"Our Tools of Learning" : George Arthur Plimpton's Gifts to Columbia University

Reich's Margarita Philosophica > Page 1


Margarita philosophica

[Freiburg im Breisgau]: Chalchographatum primiciali hac pressura Friburgi p[er] ioanne[m] Schottu[m] Argen[toraci] , 1503

Plimpton 080.7 1503 R27

This is the first edition of one of George Arthur Plimpton’s favorite books, containing his favorite woodcut, “The Tower of Knowledge,” that he used to describe his collection of “our tools of learning.”

His son, Francis T. P. Plimpton, described it as showing “a somewhat apprehensive child being presented with a hornbook (to learn his letters) by a stern medieval lady teacher, designated Nicostratae … who is unlocking the Tower with a large key marked congruitas (the way to wisdom). Picture-windows on the first two floors disclose benched pupils (triclinium philosophie, the banquet of philosophy) listening to Donatus (ca. 333), grammarian and teacher of St. Jerome, and, above, Priscian (ca. 500) …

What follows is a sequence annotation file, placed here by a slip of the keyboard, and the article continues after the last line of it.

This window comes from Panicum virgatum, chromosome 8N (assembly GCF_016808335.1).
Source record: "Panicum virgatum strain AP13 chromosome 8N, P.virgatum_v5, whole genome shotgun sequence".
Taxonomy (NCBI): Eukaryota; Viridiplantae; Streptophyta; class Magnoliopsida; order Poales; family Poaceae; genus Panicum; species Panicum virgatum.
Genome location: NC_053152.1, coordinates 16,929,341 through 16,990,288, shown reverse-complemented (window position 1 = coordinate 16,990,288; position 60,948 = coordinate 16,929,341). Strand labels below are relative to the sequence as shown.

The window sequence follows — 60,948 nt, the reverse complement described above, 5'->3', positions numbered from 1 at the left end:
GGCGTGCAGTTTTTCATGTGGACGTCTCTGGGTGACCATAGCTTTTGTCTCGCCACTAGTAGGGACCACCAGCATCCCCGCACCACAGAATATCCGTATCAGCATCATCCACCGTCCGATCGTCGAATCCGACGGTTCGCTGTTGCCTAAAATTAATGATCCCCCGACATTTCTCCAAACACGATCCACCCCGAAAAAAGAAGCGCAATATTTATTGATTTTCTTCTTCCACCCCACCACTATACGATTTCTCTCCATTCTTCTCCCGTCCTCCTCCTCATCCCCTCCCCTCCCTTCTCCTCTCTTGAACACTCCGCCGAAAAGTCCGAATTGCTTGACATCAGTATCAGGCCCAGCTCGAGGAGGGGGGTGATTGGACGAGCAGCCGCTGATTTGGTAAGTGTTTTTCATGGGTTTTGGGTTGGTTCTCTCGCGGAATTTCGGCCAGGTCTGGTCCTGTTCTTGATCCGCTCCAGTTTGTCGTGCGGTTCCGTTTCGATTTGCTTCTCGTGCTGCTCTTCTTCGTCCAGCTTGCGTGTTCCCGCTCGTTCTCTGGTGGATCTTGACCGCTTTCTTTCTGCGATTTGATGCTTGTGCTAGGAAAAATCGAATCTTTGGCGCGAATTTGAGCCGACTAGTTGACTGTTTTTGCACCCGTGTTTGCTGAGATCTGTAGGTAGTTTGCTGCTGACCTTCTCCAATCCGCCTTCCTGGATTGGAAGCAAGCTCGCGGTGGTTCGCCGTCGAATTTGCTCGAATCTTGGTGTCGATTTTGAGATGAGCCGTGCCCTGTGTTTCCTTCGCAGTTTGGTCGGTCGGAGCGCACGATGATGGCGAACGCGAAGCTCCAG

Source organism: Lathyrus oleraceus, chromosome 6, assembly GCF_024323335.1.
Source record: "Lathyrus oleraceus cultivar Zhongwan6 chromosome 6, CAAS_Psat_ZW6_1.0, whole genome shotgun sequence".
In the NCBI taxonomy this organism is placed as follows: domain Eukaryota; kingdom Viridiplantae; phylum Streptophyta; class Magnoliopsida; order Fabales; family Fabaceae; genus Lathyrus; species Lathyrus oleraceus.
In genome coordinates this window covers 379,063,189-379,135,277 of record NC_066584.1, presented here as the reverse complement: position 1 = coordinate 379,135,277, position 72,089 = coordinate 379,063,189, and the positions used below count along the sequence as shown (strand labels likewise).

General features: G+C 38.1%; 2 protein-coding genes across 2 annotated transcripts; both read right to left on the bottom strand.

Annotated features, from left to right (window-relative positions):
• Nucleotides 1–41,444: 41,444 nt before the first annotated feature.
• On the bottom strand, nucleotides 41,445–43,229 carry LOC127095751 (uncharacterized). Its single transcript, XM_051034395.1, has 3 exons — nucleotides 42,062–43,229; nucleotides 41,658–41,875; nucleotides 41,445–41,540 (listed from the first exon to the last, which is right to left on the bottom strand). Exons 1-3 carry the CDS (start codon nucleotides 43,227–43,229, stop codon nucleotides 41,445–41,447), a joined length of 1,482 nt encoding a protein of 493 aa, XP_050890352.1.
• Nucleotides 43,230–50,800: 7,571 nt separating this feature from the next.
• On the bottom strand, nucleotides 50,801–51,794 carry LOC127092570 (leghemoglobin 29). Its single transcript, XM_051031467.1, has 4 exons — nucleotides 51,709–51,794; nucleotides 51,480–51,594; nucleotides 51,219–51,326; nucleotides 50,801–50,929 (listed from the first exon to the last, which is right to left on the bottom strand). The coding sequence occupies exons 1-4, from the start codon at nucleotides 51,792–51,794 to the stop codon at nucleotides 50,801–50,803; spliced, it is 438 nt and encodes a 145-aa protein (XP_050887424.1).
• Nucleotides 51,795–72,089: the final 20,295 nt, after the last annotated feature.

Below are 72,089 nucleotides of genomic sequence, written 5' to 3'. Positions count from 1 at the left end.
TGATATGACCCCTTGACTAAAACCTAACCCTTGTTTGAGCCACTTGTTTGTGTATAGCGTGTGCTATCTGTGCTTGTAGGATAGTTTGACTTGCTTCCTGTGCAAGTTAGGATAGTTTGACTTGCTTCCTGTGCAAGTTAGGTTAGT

“From windows in the three upper floors gaze the stolid visages of logician Aristotle, rhetorician Cicero (“Tully”), arithmetician Boethius, musician Pythagoras, geometrician Euclid, astronomer Ptolomy, natural philosopher Pliny, and moral philosopher Seneca – all of whom personify the trivium and quadrivium of the medieval educational discipline. Peering over the crenellated battlements of the topmost turret is theologian and metaphysician Peter Lombard, who died in 1160.”

Gift of George Arthur Plimpton


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